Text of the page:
medical image of the brain

Research 

Allopurinol and Stroke

Allopurinol, a commonly used drug for gout, a form of arthritis may reduce risk of stroke and be a useful treatment for angina and heart failure. We are performing clinical trials of the effect of allopurinol on blood vessels in patients who have suffered stroke and are moving towards a large study where we measure the effect of allopurinol on rate of stroke.


Device based stroke rehabilitation

We are exploring devices to improve the effect of rehabilitation after stroke. Many stroke survivors are left disabled due to arm weakness despite current rehabilitation treatments.

We are trying two novel approaches:

One is the use of a vagus nerve stimulator. This is a device which is implanted under the skin in the chest and attaches to a nerve in the neck, which connects with the brain. We are exploring whether by stimulating this nerve we can send signals to the brain which help it re-wire and repair itself after stroke. We have recently concluded a pivotal device trial of this technique which showed significant improvements in arm function.

We are also exploring the use of mechanical orthoses to improve hand function after stroke.


Cell-Matrix biology in cerebrovascular disease

Precision medicine treatments require a detailed fundamental understanding of biology and molecular disease mechanisms. However, the mechanisms underlying cerebrovascular disease are complex and poorly understood, which is hindering the development of these much needed treatments. We have previously identified a key role for the extracellular matrix and the collagen IV protein in cerebrovascular diseases including small vessel disease and haemorrhagic stroke. The extracellular matrix is a multi-functional structure that provides support, controls cell signalling and modulates cell behavior and function. However, our knowledge of its role in cerebrovascular function and disease remains very limited.

Our research is focused on understanding the contribution of the extracellular matrix to cerebrovascular disease and stroke. We identified that mutations in collagen IV cause changes to the extracellular matrix as well as intracellular defects due to intracellular accumulation of collagen. We now wish to understand how these matrix and intracellular alterations are linked and how they cause stroke, to then translate this knowledge to proof of concept treatments. For example, we were able to show that FDA compounds targeting protein folding can reduce the severity of stroke due to collagen IV. Other research include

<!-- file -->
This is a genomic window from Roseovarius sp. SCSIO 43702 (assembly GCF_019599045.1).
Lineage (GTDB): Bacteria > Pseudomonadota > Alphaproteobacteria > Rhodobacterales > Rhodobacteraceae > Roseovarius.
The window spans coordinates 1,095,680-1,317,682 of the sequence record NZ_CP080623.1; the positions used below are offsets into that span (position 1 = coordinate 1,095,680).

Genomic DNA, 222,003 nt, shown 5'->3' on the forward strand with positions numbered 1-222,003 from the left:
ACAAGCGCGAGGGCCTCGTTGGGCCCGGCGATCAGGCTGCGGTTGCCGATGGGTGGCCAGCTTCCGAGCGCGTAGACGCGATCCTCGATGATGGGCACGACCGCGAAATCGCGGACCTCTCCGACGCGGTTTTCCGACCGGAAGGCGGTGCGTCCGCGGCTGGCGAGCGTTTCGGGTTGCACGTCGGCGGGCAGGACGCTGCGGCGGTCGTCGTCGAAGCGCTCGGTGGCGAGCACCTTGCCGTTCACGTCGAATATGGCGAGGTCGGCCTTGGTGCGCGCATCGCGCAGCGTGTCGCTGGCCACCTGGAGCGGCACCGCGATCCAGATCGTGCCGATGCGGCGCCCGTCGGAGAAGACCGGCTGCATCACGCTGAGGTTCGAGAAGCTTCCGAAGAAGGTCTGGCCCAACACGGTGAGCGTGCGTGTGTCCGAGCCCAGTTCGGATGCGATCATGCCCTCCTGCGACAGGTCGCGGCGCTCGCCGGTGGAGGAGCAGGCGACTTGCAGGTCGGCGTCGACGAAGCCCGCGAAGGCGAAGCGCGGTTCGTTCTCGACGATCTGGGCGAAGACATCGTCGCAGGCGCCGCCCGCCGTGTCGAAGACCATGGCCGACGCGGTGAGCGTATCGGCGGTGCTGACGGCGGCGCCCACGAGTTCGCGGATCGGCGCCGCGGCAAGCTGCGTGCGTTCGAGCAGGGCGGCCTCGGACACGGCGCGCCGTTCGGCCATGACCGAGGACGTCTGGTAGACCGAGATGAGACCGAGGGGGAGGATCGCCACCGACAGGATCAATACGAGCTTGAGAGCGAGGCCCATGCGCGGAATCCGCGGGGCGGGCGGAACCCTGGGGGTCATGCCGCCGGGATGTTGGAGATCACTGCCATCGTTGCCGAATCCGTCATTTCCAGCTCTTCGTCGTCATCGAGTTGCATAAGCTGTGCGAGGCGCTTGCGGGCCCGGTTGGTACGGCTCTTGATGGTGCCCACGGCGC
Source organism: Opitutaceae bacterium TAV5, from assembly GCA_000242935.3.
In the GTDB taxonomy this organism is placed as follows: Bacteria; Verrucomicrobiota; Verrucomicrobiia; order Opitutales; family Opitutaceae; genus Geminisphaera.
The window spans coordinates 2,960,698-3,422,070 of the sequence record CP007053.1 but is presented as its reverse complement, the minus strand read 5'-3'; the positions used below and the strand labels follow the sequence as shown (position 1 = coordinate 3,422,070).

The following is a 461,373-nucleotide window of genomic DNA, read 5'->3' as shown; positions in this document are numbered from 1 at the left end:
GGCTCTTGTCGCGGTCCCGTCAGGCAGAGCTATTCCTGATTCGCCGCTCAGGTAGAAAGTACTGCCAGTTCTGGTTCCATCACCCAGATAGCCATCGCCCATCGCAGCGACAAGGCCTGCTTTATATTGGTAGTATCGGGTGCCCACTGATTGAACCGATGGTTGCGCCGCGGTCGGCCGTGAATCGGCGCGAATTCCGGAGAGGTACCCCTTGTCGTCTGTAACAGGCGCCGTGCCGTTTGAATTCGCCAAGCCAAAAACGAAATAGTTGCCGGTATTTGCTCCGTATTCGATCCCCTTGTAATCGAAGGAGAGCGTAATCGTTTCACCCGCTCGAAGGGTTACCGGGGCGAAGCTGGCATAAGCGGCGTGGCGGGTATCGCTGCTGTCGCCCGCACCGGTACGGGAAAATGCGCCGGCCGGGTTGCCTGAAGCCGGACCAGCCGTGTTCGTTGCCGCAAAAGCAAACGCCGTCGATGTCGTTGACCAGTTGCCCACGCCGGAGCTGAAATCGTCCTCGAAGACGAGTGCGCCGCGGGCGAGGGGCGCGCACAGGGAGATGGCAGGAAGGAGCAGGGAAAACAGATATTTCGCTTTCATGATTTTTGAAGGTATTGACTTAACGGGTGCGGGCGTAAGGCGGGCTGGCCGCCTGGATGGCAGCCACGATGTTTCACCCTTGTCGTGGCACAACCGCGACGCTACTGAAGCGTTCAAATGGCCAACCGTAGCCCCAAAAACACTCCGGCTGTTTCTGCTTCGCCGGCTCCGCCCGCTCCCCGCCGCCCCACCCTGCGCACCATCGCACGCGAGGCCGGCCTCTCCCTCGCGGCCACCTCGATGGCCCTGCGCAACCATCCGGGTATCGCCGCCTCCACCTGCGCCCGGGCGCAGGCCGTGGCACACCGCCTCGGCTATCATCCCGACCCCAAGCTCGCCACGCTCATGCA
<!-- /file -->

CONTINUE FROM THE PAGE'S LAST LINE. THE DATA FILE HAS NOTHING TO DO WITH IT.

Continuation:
1) identifying the contribution of other extracellular matrix molecules to stroke in the general population;

2) uncovering genetic modifiers that can prevent the development of stroke and cerebrovascular disease;

3) establishing how collagen IV control controls vascular function.


Polytherapy after stroke

Stroke is a leading cause of death and the leading cause of disability in the UK. There is only one treatment for stroke which <5% of sufferers receive highlighting a pressing and urgent need to identify new interventions. A complex array of mechanisms are involved in stroke-induced brain damage including uncontrolled release of substances due to a lack of oxygen and glucose causing the brain cells to die. Destructive free radicals are generated which increase the levels of oxidative stress leading to further death due to an active death pathway called apoptosis. microRNAs are small molecules which reduce expression of genes. Uniquely, by altering expression of one microRNA effects on many pathways involved in stroke can be achieved. Rational polytherapy inhibiting multiple pathways may prove as useful for stroke intervention as it has in treating disorders such as high blood pressure. Using an animal model which reflects many of the risk factors seen in stroke sufferers (high blood pressure, altered metabolic handling) we aim to reduce damage and improve long-term outcome after experimental stroke by preventing both free radical generation and apoptosis by combining drugs and gene therapy approaches. Furthermore, using a novel gene delivery system shown to efficiently target the brain we will alter the expression of one or more microRNA(s) to elicit a polytherapy style outcome through a monotherapy approach.


Vascular cognitive impairment

Vascular disease is important in the development and progression of most cognitive disorders seen in older age. Our group draws on expertise in the fields of vascular disease and dementia to create a portfolio of activity from pre-clinical studies, through cohorts and trials, to population data research. ICAMS are developing an International reputation for excellence in vascular cognitive impairment research and our Principal Investigators hold senior leadership positions in professional societies and dementia consortia.

A complex condition such as vascular cognitive impairment requires a multidisciplinary approach and our group brings together various scientific methods including animal models, clinical research, evidence synthesis and big data to create a research synergy.

Stroke disease provides an ideal model for assessing the vascular contribution to cognitive decline and we benefit from the excellent stroke research infrastructure of ICAMS and the availability of excellent well established animal models. Our group also has a particular interest in research methods pertinent to vascular cognitive impairment and we have produced best practice guidance for pre-clinical and clinical studies.